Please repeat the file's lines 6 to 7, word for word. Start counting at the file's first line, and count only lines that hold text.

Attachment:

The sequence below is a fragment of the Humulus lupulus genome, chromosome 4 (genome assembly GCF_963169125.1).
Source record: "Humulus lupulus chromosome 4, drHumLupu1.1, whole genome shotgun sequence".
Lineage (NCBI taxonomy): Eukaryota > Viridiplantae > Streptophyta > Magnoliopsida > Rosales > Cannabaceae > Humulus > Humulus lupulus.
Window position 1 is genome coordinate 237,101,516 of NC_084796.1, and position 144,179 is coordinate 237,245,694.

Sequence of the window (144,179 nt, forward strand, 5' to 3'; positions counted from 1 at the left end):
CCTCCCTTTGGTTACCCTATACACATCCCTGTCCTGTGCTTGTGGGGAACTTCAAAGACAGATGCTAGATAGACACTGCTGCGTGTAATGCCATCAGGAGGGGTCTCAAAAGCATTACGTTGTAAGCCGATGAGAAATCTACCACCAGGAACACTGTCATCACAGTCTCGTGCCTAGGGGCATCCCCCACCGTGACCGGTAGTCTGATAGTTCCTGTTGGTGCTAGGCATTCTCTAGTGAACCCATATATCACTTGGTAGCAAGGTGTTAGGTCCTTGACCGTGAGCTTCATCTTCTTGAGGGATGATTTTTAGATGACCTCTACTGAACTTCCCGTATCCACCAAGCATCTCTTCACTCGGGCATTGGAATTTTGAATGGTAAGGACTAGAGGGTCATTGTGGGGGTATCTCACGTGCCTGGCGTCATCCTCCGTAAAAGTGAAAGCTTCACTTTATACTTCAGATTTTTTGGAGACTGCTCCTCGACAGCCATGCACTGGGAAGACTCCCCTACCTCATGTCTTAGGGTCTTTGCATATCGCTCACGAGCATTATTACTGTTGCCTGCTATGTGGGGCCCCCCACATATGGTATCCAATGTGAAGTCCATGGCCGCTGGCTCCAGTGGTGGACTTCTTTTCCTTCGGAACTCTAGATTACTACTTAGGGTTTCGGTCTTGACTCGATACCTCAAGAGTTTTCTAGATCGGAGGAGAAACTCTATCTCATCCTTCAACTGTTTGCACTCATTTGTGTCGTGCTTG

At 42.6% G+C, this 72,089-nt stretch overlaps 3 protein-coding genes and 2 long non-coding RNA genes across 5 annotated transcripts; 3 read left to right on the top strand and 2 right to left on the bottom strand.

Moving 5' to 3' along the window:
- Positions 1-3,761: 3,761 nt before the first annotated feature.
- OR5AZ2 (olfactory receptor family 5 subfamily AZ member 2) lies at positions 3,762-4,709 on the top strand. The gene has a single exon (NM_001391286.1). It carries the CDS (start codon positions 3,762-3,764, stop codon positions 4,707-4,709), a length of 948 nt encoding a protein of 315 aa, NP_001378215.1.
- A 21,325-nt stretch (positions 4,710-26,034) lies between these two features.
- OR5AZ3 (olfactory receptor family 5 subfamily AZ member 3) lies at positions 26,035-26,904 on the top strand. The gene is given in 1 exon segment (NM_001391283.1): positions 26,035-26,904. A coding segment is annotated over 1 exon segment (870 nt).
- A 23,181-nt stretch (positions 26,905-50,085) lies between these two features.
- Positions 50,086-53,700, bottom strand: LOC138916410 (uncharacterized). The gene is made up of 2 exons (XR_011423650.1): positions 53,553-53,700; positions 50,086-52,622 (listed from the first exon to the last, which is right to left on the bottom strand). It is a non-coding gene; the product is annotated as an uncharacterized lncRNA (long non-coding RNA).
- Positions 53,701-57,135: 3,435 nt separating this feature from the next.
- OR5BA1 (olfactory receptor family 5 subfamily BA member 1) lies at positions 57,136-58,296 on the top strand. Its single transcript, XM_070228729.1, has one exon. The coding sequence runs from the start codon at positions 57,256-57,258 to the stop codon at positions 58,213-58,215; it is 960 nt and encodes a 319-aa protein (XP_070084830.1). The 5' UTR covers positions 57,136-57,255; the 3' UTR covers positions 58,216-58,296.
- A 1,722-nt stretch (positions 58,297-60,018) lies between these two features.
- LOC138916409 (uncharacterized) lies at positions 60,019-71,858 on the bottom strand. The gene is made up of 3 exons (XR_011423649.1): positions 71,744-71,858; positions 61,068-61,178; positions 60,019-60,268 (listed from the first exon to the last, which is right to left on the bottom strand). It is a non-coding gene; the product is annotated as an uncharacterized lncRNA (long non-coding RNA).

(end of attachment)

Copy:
CCTCCCTTTGGTTACCCTATACACATCCCTGTCCTGTGCTTGTGGGGAACTTCAAAGACAGATGCTAGATAGACACTGCTGCGTGTAATGCCATCAGGAGGGGTCTCAAAAGCATTACGTTGTAAGCCGATGAGAAATCTACCACCAGGAACACTGTCATCACAGTCTCGTGCCTAGGGGCATCCCCCACCGTGACCGGTAGTCTGATAGTTCCTGTTGGTGCTAGGCATTCTCTAGTGAACCCATATATCACTTGGTAGCAAGGTGTTAGGTCCTTGACCGTGAGCTTCATCTTCTTGAGGGATGATTTTTAGATGACCTCTACTGAACTTCCCGTATCCACCAAGCATCTCTTCACTCGGGCATTGGAATTTTGAATGGTAAGGACTAGAGGGTCATTGTGGGGGTATCTCACGTGCCTGGCGTCATCCTCCGTAAAAGTGAAAGCTTCACTTTATACTTCAGATTTTTTGGAGACTGCTCCTCGACAGCCATGCACTGGGAAGACTCCCCTACCTCATGTCTTAGGGTCTTTGCATATCGCTCACGAGCATTATTACTGTTGCCTGCTATGTGGGGCCCCCCACATATGGTATCCAATGTGAAGTCCATGGCCGCTGGCTCCAGTGGTGGACTTCTTTTCCTTCGGAACTCTAGATTACTACTTAGGGTTTCGGTCTTGACTCGATACCTCAAGAGTTTTCTAGATCGGAGGAGAAACTCTATCTCATCCTTCAACTGTTTGCACTCATTTGTGTCGTGCTTG

At 42.6% G+C, this 72,089-nt stretch overlaps 3 protein-coding genes and 2 long non-coding RNA genes across 5 annotated transcripts; 3 read left to right on the top strand and 2 right to left on the bottom strand.